FEMA, FCC Team on Emergency Text Alerts

The Federal Emergency Management Agency and Federal Communications Commission will launch a program this month that sends text message alerts to citizens about imminent threats to safety, including severe weather events and missing children.

The messages, also called the Commercial Mobile Alert System (CMAS) and Personalized Localized Alerting Network (PLAN), will appear similar to text messages but they will not cost anything or count against the receiver’s text plan.

The messages are an additional method for getting the word out about emergencies and aim to be a supplement to the existing Emergency Alert System, which runs messages over radio and television.

The alerts are location-specific and will be sent to people who have WEA-capable (Wireless Emergency Alerts) devices in the affected areas. Even if a consumer has a Massachusetts phone number, for example, and is visiting California, he will receive a message if an earthquake occurred while he was visiting the affected area of that state.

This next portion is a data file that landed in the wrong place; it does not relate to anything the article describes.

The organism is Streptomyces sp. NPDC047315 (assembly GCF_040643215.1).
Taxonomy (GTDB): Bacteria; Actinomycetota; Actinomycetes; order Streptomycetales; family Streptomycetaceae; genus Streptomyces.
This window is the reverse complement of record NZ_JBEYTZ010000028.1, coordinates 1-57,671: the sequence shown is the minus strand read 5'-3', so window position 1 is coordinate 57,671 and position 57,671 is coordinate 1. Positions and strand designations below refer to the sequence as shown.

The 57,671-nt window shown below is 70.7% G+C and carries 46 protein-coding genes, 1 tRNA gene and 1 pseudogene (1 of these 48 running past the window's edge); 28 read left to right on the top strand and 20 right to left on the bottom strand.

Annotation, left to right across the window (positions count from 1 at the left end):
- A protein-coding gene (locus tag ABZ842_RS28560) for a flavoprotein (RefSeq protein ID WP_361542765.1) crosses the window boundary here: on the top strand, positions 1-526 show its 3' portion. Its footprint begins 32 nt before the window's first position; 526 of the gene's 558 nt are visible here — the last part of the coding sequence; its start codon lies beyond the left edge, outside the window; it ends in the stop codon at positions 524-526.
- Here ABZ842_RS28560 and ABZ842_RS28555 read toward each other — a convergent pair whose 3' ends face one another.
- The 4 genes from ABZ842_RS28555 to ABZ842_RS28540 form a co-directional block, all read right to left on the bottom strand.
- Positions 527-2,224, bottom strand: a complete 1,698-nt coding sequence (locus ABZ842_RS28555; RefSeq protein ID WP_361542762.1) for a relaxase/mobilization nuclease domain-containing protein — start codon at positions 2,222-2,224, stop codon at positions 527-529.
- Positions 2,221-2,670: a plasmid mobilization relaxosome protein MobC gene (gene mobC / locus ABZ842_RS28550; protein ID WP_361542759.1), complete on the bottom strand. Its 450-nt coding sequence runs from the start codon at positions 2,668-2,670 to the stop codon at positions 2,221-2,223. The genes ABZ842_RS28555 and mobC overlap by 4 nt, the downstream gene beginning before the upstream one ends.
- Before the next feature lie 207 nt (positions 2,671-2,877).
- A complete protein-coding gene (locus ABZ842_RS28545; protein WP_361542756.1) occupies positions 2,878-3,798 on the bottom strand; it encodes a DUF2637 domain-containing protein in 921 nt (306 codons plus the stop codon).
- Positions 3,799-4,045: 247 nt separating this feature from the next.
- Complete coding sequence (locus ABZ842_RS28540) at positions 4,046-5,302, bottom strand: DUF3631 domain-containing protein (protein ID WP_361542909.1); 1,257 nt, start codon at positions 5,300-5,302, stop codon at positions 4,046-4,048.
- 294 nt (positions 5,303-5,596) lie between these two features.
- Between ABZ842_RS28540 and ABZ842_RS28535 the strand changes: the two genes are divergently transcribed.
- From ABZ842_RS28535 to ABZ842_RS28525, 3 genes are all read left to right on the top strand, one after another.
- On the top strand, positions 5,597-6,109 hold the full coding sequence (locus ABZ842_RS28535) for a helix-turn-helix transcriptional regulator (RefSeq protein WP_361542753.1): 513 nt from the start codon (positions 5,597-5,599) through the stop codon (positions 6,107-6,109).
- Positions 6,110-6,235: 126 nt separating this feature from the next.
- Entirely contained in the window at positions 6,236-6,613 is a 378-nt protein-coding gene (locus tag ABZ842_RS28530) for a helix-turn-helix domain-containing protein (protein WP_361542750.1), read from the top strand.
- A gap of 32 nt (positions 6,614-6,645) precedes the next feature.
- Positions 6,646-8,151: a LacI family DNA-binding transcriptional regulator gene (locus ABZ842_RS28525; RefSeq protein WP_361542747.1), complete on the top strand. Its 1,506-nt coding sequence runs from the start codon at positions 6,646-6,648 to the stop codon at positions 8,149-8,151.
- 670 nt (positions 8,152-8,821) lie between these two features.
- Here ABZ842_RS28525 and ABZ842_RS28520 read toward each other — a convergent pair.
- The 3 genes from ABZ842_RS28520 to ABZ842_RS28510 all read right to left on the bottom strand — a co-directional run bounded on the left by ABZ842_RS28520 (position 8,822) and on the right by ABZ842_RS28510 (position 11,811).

Only public safety entities can issue the alerts, which fall into three categories: 

  • Presidential alerts: Issued by the President of the United States or a designee.
  • Imminent threat alerts: Include severe man-made or natural disasters, such as hurricanes, earthquakes or tornadoes.
  • AMBER alerts: Meet the Department of Justice’s criteria to help law enforcement search for and locate an abducted child.

While consumers can opt out of imminent threat alerts and AMBER alerts, they cannot do so for presidential alerts.

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